January 30, 2005

A Real Life

My work in chambers feels like a job. A Real Job. Like what I do actually matters in the world. Along with that comes the feeling that I'm competent, unique, doing a good job, and don't need to compete with anyone to be certain of those things. I was unaware that law school deprived me of the feelings of satisfaction and easy identity that working has always provided me. It's an interesting revelation.

I've met international strangers in my travels and had several conversations about how the United States is more a nation of "what do you do?" than "who do you know?" "where are you from?" or "what do you like?" Each focus has its drawbacks but when you're steeped in a culture, sometimes you forget that there are options. I've almost incessantly been employed since the age of 15, with the brief exception of 2 months living and studying in Italy. This is the first time in my life when I've been a full time post-secondary-school student. It's decadent. It also messes with my head more than I realized.

Now that I've got regular hours and a regular, fairly predictable work load (ah, the beauty of volunteering instead of being an actual employee), I've got a much more committed social life, a to do list that I'm tackling each week which is filled with non-law-school priorities, and travel plans for at least one weekend every month this year.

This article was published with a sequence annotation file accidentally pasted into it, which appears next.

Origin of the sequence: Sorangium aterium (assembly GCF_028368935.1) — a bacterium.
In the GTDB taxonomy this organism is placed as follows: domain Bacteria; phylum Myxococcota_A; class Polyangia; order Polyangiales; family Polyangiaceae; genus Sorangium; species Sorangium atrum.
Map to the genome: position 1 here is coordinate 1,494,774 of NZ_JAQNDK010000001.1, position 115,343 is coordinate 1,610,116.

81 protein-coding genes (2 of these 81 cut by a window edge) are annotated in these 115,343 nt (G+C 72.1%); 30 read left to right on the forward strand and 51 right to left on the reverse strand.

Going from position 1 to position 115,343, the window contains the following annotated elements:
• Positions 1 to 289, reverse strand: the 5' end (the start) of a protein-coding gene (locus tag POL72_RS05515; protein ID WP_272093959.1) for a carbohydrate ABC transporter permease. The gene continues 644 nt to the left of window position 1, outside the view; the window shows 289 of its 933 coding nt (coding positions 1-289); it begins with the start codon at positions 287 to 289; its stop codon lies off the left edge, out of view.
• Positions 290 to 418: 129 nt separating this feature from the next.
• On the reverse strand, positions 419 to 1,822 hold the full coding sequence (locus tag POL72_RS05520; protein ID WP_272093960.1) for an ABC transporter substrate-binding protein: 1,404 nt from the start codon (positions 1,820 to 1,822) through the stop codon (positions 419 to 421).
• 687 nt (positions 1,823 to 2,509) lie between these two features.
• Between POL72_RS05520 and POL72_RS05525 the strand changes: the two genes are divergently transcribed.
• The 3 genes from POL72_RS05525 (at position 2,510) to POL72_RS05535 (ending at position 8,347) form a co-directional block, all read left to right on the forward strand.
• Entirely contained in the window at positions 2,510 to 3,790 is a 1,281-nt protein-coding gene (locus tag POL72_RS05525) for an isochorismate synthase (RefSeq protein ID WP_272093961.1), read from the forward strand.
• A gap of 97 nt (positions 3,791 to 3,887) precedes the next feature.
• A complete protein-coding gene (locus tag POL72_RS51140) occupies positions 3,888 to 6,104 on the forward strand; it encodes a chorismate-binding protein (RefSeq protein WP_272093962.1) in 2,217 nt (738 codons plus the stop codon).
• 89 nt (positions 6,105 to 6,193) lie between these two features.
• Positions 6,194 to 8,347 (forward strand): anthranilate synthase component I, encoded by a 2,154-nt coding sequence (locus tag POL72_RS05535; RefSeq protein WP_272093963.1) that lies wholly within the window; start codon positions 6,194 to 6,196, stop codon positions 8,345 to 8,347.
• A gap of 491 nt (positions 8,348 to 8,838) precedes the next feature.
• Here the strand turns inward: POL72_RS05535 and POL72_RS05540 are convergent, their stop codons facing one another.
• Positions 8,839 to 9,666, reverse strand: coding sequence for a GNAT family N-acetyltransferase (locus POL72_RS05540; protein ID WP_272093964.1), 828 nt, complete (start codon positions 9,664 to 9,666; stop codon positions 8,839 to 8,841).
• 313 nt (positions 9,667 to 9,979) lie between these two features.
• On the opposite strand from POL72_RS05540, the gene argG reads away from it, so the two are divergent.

I'm happier. And I'm one of the ones who likes law school. I really do. I enjoy the rigor, the focus, the reading, the things I've learned, the professors, the whole shebang. But now that I'm on reprieve, I must admit: It is a grueling experience. If you listen to E, it's much more demanding than I let myself admit, and as a consequence, I'm visibly more irritated, unhappy, and unpleasant.

These days, I'm learning just as much in chambers as I would in class. I leave work with a fatigued brain only to dream about the cases that I'm on. But, despite what looks like similarities to law school, I'm more balanced (for starters, I'm making time to train for my race), I feel like what I'm doing is much more valuable to the world at large than book learning (maybe because it is?), and of course, I have more spare time than when I'm in class so my overall quality of life is higher.

I suspect this says something about the law school model and its failings. But I'm too tired to follow the thought to completion...

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